RapidWeaver 7 review: Great new features but neglects existing gaps

RapidWeaver 7 ($100, $60 upgrade) offers several smart upgrades to its website-building toolkit. Unfortunately, it also inherits the central limitations of its predecessor. Between the increased price and the features that either aren’t present or cost extra, RapidWeaver 7 still lags the competition.

What’s new works well

I truly liked the new features in RapidWeaver 7, particularly the SEO Health Check, which scans your site, then guides you through a checklist of steps that will help your site get noticed by search engines more effectively. (One of those steps involves another new feature: the ability to automatically shrink your site’s CSS and JavaScript files for faster loading.) Each step is clearly explained, and bringing my sample site up to snuff only took a few minutes.

Realmac’s RapidWeaver 7 offers a sleek, attractive interface and several modern themes for your sites.

RapidWeaver’s publishing engine was slightly shaky in version 6 but shines here. It’s now easy to enter information for multiple FTP servers—including encrypted ones with public key authentication—then swiftly upload to each. I had no trouble firing off files to my FTP server, even when I told RapidWeaver to employ a faster but potentially less stable connection. For each server whose details you enter, the publishing engine can automatically back up your site files to a separate location on a regular basis, or every time you publish the site.

Version 7 builds in easier ways to add Google Analytics, meta tags, and other sophisticated features to your site’s code. It also adds live site previews in Safari or the browser of your choice. It’ll even automatically find and list all the browsers on your hard drive for you, rather than making you hunt for them. Live preview worked well in my tests, both in Safari and other browsers, bringing RapidWeaver 7 up to parity with many of its higher-end rivals in this respect.

RapidWeaver 7 packages all this, plus four brand new themes with support for responsive design, which automatically adjusts to different devices’ screen sizes, in a slick, professional UI. And version 6’s best features haven’t gone anywhere, including its excellent and easy tools for making and editing blog entries, photo galleries, and contact forms. Realmac still offers an excellent online knowledge base, and a selection of how-to videos (many free, though even more of them cost money to access).

The program’s brawny beast of a publishing engine barrels beautifully through even the beefiest of uploads.

However, a lot of the biggest stumbling blocks from the previous version are still around, too. And some of those new themes aren’t all they’re cracked up to be.

What’s older needs work

I’m still not a fan of RapidWeaver’s bifurcated approach to building webpages. You add text and images to a blank canvas in the Edit pane, then switch to Preview to see how they look in your finished template. This makes it easier to switch templates and try different designs. But you can never view and edit your prospective site simultaneously.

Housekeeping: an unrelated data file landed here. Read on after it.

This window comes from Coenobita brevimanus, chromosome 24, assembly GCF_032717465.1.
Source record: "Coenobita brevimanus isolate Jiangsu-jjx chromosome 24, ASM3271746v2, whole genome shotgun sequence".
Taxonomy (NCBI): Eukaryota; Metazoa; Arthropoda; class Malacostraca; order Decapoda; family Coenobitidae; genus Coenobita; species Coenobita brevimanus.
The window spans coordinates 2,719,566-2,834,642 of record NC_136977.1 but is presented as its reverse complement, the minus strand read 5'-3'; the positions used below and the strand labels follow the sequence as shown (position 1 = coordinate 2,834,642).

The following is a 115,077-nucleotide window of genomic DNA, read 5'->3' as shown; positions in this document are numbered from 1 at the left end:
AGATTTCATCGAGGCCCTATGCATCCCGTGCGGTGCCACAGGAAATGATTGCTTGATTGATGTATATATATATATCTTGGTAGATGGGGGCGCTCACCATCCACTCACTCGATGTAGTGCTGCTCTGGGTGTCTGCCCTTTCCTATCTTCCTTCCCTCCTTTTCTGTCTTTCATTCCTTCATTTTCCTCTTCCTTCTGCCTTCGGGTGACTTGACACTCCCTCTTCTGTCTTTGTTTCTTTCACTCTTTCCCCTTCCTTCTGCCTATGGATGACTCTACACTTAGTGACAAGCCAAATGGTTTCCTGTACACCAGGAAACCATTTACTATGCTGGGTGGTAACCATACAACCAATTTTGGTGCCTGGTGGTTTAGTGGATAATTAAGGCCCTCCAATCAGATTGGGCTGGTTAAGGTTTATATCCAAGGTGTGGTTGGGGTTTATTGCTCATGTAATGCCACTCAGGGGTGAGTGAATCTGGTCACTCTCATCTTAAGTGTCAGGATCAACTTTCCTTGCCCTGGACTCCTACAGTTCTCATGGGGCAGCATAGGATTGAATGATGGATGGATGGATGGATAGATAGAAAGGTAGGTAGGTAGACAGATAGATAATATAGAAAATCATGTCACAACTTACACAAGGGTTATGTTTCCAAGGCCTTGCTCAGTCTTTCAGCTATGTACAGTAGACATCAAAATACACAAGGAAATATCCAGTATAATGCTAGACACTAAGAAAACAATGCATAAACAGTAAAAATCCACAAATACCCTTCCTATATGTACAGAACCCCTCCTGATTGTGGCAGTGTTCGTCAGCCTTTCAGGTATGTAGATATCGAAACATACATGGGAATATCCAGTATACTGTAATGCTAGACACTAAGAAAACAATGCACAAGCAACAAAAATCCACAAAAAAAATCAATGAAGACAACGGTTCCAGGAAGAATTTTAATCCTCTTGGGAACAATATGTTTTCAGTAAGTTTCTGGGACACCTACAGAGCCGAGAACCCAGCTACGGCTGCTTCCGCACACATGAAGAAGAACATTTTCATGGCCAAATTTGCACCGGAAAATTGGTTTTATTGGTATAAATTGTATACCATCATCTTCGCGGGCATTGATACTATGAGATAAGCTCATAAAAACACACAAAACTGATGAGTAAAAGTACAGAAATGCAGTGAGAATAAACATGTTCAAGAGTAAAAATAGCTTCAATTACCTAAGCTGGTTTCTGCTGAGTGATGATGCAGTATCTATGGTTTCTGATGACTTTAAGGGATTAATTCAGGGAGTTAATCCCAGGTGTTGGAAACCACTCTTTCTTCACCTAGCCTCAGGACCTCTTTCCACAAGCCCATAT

Though some of the new themes look especially great, there’s still only so much you can do to customize them, mostly involving swapping colors or a limited selection of different fonts. If you want a sidebar on any page of your site, it’ll have to be on every page; I couldn’t find a way to toggle that feature on a page-by-page basis.

A friendly SEO Health Check walks you through easy ways to improve the odds that search engines will see your site.

Most troublingly, even my two favorite new themes had crucial flaws. For no reason I could find, Kiki’s navigation wouldn’t display a submenu under one section of my site, rendering those pages effectively invisible. And Voyager looked sharp and appealing on my Mac but rendered poorly on my narrow iPhone screen.

Finally, RapidWeaver’s biggest strength remains its greatest hindrance. Realmac’s cultivated a thriving marketplace of third-party add-ons for the program, including some that add powerful layout features and other valuable abilities. But you’ll have to pay up for them; some of the most popular ones cost $50 or more.

Several of RapidWeaver’s competitors already incorporate similar features. They may not be as sophisticated, but they don’t cost you extra. I can understand why Realmac wouldn’t want to alienate its developers by duplicating their work in the main program’s feature set. But for users who don’t want to keep opening their wallets (or can’t afford to) the current approach leaves RapidWeaver feeling hobbled in comparison to many of its rivals.

RapidWeaver enjoys a robust ecosystem of third-party add-ons, but some cost as much as the program itself.

Bottom line

What RapidWeaver 7 does well, it does really well. And if you’re willing to spend two or even three times its initial cost for add-ons, you could probably build a magnificent website-building behemoth upon its not-entirely-bare bones. But I can’t give the program an unqualified recommendation when so many of its rivals do more and cost less without requiring additional purchases.

IDG Insider


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